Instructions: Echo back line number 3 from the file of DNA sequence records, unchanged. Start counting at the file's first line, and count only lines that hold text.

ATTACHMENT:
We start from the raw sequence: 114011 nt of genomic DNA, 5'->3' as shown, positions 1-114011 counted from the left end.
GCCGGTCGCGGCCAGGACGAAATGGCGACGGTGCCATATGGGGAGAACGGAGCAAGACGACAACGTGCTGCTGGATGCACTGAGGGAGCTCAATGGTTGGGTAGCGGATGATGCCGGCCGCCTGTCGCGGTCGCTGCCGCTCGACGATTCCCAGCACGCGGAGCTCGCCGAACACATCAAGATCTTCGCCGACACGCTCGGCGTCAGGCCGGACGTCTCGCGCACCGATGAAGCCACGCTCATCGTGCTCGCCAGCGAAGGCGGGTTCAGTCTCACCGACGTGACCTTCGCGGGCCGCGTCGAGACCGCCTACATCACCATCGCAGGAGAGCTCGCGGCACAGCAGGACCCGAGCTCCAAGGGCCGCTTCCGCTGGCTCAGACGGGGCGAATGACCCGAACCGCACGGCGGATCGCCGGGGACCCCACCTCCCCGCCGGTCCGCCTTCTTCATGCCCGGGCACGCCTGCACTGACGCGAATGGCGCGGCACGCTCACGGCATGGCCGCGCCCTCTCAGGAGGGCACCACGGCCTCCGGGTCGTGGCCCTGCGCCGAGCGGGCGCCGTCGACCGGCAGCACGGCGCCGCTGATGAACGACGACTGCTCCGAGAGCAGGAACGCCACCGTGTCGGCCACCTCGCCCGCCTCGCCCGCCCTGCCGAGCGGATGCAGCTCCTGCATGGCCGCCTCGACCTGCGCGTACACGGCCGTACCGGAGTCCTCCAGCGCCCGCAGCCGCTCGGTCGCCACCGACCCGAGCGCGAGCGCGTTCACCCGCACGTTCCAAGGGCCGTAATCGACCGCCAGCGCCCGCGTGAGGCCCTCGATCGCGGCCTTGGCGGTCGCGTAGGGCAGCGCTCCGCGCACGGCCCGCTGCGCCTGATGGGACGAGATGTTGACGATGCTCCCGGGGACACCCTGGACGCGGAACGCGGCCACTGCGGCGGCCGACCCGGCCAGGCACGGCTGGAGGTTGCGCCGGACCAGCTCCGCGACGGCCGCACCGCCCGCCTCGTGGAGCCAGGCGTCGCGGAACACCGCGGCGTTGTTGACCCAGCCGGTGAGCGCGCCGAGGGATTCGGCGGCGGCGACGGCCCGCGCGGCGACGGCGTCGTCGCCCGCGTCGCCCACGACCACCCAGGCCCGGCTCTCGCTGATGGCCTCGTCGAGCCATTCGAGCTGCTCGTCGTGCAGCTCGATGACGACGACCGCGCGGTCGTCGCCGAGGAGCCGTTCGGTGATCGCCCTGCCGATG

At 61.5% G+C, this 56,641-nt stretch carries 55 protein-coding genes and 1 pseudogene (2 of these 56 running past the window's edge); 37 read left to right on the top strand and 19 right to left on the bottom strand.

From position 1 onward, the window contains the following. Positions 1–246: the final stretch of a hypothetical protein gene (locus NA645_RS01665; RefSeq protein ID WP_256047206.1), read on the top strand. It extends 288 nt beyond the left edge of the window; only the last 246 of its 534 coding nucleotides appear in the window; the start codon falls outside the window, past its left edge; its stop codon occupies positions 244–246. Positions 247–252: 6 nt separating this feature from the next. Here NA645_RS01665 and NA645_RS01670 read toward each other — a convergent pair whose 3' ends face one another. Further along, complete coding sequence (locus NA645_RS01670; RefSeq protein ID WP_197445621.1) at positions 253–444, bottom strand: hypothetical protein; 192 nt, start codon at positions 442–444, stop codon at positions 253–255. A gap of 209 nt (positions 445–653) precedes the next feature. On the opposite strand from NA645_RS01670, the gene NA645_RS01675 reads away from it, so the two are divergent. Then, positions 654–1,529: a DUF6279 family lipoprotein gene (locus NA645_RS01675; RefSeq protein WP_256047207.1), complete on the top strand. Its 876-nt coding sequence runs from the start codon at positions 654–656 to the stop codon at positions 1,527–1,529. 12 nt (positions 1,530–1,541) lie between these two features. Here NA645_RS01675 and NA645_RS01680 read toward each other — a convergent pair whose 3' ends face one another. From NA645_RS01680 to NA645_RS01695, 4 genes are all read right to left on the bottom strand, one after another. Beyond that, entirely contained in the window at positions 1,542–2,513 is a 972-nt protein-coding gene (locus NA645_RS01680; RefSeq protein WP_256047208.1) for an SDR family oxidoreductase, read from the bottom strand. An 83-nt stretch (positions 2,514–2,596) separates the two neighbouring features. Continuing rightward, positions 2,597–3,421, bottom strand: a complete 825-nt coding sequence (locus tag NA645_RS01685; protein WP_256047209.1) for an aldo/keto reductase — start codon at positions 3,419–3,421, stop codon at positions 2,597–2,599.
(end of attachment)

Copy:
At 61.5% G+C, this 56,641-nt stretch carries 55 protein-coding genes and 1 pseudogene (2 of these 56 running past the window's edge); 37 read left to right on the top strand and 19 right to left on the bottom strand.